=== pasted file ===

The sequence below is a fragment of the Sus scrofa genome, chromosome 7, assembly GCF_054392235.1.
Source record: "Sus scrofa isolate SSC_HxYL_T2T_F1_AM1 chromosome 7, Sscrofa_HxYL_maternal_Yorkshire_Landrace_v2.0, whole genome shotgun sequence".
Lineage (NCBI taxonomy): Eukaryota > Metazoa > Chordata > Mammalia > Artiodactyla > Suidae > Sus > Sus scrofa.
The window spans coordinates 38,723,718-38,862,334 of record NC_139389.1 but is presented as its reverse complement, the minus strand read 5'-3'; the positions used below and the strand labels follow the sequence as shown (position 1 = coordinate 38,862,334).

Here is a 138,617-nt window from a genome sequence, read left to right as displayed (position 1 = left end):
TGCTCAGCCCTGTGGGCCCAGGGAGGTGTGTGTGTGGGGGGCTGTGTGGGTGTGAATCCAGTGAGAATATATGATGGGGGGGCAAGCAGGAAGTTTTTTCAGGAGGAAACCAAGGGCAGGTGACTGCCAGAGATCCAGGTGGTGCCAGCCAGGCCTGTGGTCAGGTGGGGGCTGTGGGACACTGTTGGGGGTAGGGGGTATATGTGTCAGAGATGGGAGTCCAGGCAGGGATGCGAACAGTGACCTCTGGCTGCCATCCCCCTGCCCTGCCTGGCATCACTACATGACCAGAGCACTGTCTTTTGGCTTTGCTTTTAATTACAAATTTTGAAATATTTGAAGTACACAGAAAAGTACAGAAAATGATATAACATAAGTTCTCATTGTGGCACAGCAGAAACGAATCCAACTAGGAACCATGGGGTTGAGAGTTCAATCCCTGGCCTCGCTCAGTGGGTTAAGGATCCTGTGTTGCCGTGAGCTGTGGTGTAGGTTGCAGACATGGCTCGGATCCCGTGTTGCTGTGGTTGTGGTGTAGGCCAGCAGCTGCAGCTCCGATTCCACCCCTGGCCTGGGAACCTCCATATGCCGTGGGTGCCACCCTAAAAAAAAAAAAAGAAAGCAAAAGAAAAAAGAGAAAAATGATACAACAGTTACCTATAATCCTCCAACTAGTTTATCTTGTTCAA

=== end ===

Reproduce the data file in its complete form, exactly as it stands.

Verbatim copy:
The sequence below is a fragment of the Sus scrofa genome, chromosome 7, assembly GCF_054392235.1.
Source record: "Sus scrofa isolate SSC_HxYL_T2T_F1_AM1 chromosome 7, Sscrofa_HxYL_maternal_Yorkshire_Landrace_v2.0, whole genome shotgun sequence".
Lineage (NCBI taxonomy): Eukaryota > Metazoa > Chordata > Mammalia > Artiodactyla > Suidae > Sus > Sus scrofa.
The window spans coordinates 38,723,718-38,862,334 of record NC_139389.1 but is presented as its reverse complement, the minus strand read 5'-3'; the positions used below and the strand labels follow the sequence as shown (position 1 = coordinate 38,862,334).

Here is a 138,617-nt window from a genome sequence, read left to right as displayed (position 1 = left end):
TGCTCAGCCCTGTGGGCCCAGGGAGGTGTGTGTGTGGGGGGCTGTGTGGGTGTGAATCCAGTGAGAATATATGATGGGGGGGCAAGCAGGAAGTTTTTTCAGGAGGAAACCAAGGGCAGGTGACTGCCAGAGATCCAGGTGGTGCCAGCCAGGCCTGTGGTCAGGTGGGGGCTGTGGGACACTGTTGGGGGTAGGGGGTATATGTGTCAGAGATGGGAGTCCAGGCAGGGATGCGAACAGTGACCTCTGGCTGCCATCCCCCTGCCCTGCCTGGCATCACTACATGACCAGAGCACTGTCTTTTGGCTTTGCTTTTAATTACAAATTTTGAAATATTTGAAGTACACAGAAAAGTACAGAAAATGATATAACATAAGTTCTCATTGTGGCACAGCAGAAACGAATCCAACTAGGAACCATGGGGTTGAGAGTTCAATCCCTGGCCTCGCTCAGTGGGTTAAGGATCCTGTGTTGCCGTGAGCTGTGGTGTAGGTTGCAGACATGGCTCGGATCCCGTGTTGCTGTGGTTGTGGTGTAGGCCAGCAGCTGCAGCTCCGATTCCACCCCTGGCCTGGGAACCTCCATATGCCGTGGGTGCCACCCTAAAAAAAAAAAAAGAAAGCAAAAGAAAAAAGAGAAAAATGATACAACAGTTACCTATAATCCTCCAACTAGTTTATCTTGTTCAA